Looking ahead to Australia's visit, he said: "It is a big match for both countries and expectation is very high in Japan about the World Cup. But I promise I won't kick Scott because if I do he might get injured! We have the Rangers game a few days later and that would not be good for the team. I might have a word with our defenders about his style of play, but that will be it."

Nakamura has witnessed first hand McDonald's rapid rise since moving from Motherwell in 2007 and admired the goalscoring knack that saw the bustling little striker end his debut season at Celtic Park as Scotland's top scorer. Yet although this feat earned the 25-year-old a regular Socceroos starting slot for the first time, he has yet to replicate his club form at international level and is still awaiting his first goal.

With Celtic, however, he has at least earned himself something of a reputation as a scorer of vital goals, from a 90th-minute winner against AC Milan in last season's UEFA Champions League to his double in a 3-2 victory over Rangers that all but secured the Scottish title. Add to that his brilliant lob against Manchester United in this season's Champions League and you have a player rightly confident of rising to the big occasion.

I'll be looking out for him on the pitch... He'll be a big danger to us, there's no doubt about it, but hopefully we can keep that left foot of his quiet.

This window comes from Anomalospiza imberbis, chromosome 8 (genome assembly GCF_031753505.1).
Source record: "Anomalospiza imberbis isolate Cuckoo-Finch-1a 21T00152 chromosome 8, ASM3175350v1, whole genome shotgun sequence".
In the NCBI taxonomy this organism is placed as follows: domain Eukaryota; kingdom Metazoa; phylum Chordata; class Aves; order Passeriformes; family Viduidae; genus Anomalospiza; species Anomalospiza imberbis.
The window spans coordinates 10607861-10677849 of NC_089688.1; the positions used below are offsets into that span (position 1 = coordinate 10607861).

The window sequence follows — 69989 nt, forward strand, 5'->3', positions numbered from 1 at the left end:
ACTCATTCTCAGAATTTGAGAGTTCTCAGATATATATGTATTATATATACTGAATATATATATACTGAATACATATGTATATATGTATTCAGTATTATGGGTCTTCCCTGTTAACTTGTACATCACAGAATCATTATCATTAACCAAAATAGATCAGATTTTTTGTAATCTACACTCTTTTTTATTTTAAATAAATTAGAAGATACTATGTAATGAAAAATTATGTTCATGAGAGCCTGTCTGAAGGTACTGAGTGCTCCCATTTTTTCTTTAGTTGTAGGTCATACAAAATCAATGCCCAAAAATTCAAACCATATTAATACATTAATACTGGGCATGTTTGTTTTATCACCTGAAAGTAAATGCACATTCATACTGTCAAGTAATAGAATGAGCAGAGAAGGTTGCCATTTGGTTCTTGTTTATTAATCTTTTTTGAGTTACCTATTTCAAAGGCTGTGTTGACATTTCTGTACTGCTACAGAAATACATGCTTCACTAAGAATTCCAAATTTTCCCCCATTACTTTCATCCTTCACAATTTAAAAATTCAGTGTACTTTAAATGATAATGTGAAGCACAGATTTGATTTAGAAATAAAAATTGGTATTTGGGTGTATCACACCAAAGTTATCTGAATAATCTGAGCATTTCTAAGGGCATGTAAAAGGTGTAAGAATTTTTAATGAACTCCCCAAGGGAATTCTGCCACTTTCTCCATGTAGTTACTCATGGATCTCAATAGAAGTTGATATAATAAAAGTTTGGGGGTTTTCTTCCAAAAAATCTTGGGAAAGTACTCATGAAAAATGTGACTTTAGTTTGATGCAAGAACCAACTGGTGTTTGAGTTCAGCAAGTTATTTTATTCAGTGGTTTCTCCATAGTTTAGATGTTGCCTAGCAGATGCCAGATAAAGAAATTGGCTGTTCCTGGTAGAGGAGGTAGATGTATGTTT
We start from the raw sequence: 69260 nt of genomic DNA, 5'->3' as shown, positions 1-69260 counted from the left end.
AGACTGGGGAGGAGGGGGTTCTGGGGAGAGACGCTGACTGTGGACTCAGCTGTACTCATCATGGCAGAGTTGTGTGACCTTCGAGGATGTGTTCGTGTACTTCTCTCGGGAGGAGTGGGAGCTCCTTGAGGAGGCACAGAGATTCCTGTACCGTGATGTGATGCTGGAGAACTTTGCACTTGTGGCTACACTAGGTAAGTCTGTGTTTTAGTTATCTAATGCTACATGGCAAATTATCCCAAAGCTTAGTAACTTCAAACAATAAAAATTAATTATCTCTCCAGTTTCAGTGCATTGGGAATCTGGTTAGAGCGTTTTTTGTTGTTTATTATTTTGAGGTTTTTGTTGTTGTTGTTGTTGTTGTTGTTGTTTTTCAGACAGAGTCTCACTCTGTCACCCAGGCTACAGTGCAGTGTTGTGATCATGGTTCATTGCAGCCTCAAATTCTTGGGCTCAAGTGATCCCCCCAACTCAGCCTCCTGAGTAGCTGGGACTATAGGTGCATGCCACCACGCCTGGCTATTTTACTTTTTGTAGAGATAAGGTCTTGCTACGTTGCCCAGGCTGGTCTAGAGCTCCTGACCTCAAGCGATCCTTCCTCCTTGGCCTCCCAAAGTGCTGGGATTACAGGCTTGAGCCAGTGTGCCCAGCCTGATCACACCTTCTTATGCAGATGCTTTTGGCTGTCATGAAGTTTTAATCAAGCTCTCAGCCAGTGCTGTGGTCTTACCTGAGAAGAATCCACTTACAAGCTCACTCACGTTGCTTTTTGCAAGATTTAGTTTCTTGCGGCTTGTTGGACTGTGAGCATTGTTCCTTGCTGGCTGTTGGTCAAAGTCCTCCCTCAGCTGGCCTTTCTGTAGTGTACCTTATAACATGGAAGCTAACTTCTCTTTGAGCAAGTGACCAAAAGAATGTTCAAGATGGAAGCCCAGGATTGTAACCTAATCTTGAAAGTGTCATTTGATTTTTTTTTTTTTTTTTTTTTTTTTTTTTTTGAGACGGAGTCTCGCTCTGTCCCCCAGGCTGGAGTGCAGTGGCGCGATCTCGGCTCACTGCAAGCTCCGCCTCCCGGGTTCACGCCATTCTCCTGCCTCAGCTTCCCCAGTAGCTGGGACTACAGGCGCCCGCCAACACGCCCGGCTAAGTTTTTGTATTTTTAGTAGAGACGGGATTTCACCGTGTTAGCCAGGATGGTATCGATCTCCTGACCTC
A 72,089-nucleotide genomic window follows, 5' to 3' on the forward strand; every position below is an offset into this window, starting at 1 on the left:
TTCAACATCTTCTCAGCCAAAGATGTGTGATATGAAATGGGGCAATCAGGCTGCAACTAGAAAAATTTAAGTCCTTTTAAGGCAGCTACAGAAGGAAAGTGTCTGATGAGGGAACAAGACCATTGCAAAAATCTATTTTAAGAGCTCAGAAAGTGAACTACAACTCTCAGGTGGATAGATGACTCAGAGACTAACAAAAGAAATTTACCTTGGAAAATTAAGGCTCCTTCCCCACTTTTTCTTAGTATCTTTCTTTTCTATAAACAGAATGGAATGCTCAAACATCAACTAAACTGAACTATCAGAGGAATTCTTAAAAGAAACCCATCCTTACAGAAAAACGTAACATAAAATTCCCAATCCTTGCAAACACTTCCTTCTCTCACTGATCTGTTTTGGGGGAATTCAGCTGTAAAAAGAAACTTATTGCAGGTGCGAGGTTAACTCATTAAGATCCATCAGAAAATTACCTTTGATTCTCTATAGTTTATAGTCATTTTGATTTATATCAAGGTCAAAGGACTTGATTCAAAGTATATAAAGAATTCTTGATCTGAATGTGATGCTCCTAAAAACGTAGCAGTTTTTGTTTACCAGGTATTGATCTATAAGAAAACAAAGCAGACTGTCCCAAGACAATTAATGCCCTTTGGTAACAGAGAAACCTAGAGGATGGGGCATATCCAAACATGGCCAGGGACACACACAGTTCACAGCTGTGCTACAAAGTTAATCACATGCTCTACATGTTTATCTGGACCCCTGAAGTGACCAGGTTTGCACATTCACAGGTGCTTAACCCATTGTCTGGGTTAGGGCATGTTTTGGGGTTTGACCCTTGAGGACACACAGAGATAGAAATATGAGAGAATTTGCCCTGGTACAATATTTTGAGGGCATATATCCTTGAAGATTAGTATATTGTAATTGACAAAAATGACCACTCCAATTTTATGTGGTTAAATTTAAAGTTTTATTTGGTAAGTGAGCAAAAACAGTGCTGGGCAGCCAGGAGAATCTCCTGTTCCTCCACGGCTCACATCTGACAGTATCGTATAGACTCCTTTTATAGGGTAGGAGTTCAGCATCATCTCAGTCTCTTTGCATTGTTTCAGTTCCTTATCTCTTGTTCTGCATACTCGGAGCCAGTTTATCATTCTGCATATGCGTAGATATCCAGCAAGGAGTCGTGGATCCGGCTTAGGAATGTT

McDonald on facing Nakamura.

"When a big game comes around, I do feel that I'm the kind of guy who can step up to the plate and score a vital goal," he said. "And this match certainly falls into that category. I feel it's about time I broke my duck for Australia and there would be no better time to do it than in Yokohama."

For McDonald, who watched from home as Australia made history at Germany 2006 - "I didn't deserve to make that squad," he admits - the prospect of playing a more active role in South Africa is hugely exciting. Yet this is not a player entirely without pedigree at world level.

Ten years ago, he was an integral part of the Aussie team that came within a penalty shootout of beating Brazil in the FIFA U-17 World Cup final, and four years later he starred as revenge was exacted on the Seleção in qualifying for the latter stages of the U-20 equivalent. Now the Celtic striker wants to prove that the potential displayed in those youth showpieces has blossomed into a talent worthy of gracing the biggest stage of all.

He said: "I was very envious watching the last World Cup but also very proud, because what the lads did in Germany really put Australia on the football map. I've seen how much more respect we've been given since then and, back home, it's raised interest to a level that just's unbelievable compared to a few years back.

"Now we need to keep that momentum going by getting to South Africa and hopefully going even further than in 2006. Personally, the tournament should be a perfect time for me age-wise and if things keep on going as well for me at Celtic as they have so far, I'd be hopeful of doing well there. For me, that's what it's all about. It's not enough just to be in South Africa - I want to be making a big impact."